Lower production costs for video and movies—thanks to digital video production tools—has given rise to more successful indie producers, distributors and content outlets. Many years ago, when there was black and white television and three networks, there was little choice for someone who produced content.
Just take a look at Redbox, which is chock-full of movies that have never seen the inside of a theater. Going straight to DVD is a realistic and often profitable strategy, especially for low-budget producers; and providers have been working hard to get content on as many connected devices as they possibly can. This is of course, a mixed blessing—I checked out a horrendously bad movie (I won't give the title here) just this week out of Redbox, which attempted to mimic the success of the Blair Witch Project, but yielded only shaky camera work, a lot of screaming and not much of a plot. Nonetheless, the market has opened up, and along with the unfortunate fact that there will be a lot more dreck, there will also be a lot more quality entertainment available.
According to an Informa Telecoms & Media report there is somewhat of a new environment evolving, made up of content providers and device manufacturers, which is aimed at allowing content to get onto as many devices as possible. There is however, still not much in terms of consistency in terms of what's now called OTT (Over-the-Top) video—a new category that departs from the traditional cable TV model in which the infrastructure provider is in control.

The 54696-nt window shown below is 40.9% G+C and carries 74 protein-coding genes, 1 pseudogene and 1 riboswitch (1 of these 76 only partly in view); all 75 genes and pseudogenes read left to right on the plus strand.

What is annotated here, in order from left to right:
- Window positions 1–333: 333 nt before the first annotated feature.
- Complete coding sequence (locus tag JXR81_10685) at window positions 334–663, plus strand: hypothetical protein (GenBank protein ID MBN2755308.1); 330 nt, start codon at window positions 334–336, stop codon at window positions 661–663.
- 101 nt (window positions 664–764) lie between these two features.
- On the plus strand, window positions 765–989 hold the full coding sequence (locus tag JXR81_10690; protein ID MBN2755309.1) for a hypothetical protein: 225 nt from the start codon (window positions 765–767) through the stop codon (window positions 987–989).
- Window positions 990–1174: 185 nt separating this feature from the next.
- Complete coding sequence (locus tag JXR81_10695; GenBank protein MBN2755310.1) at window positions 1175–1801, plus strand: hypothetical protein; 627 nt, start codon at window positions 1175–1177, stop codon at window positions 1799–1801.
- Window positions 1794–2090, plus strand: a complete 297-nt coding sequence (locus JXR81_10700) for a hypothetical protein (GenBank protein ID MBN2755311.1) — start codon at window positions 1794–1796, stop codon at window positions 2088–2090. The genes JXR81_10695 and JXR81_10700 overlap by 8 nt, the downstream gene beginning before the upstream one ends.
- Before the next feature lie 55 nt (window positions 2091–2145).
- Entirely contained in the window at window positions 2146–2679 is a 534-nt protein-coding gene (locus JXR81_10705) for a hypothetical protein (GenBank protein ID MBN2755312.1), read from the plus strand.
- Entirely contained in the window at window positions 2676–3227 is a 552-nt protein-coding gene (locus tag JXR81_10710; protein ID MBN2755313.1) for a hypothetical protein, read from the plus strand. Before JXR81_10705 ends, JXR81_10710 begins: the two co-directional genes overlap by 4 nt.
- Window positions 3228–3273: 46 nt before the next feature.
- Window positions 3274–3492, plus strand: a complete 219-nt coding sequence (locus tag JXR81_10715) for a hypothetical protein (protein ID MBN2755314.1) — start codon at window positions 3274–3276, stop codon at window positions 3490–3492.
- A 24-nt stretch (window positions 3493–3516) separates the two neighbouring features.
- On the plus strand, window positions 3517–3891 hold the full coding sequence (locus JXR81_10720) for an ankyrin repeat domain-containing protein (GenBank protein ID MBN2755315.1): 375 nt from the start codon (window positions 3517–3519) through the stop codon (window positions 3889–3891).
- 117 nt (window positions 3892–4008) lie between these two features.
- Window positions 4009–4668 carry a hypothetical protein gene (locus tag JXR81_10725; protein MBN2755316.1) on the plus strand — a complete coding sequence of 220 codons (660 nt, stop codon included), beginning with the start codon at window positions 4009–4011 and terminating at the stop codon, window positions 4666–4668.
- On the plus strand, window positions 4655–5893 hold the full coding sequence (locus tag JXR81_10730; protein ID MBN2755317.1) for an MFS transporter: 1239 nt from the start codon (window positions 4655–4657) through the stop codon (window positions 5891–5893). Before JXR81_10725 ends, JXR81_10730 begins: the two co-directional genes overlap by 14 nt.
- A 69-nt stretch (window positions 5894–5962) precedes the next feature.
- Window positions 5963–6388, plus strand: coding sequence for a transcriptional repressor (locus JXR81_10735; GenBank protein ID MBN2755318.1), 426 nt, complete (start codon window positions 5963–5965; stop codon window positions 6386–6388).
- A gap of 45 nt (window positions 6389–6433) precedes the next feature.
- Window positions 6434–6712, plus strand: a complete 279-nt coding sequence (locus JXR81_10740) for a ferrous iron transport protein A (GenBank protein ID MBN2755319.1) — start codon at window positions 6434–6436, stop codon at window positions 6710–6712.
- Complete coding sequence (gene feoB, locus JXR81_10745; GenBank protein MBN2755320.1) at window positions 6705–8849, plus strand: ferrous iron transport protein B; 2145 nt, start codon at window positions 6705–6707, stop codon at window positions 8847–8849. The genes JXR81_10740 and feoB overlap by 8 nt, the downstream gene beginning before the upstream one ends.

The discussion has been going on for some time, that the cable model (expensive, and giving you far too much programming that you don't want and will never watch) is becoming obsolete, and according to the Informa report, there are nearly 3,800 OTT video services deployed on connected devices (primarily the television).
One of the most common OTT services of course, is Apple TV, which has gained attention mostly just because it's Apple—not because it's particularly revolutionary or disruptive. The platform is very limited, doesn't allow transactional services that compete against iTunes, and consequently users of Apple TV will never see many of the smaller movie services and productions that are available on other television-based platforms. Apple is still the largest in terms of premium video services on the iOS (but my guess is, not for long); followed closely by Android, which is destined to overtake Apple in short order.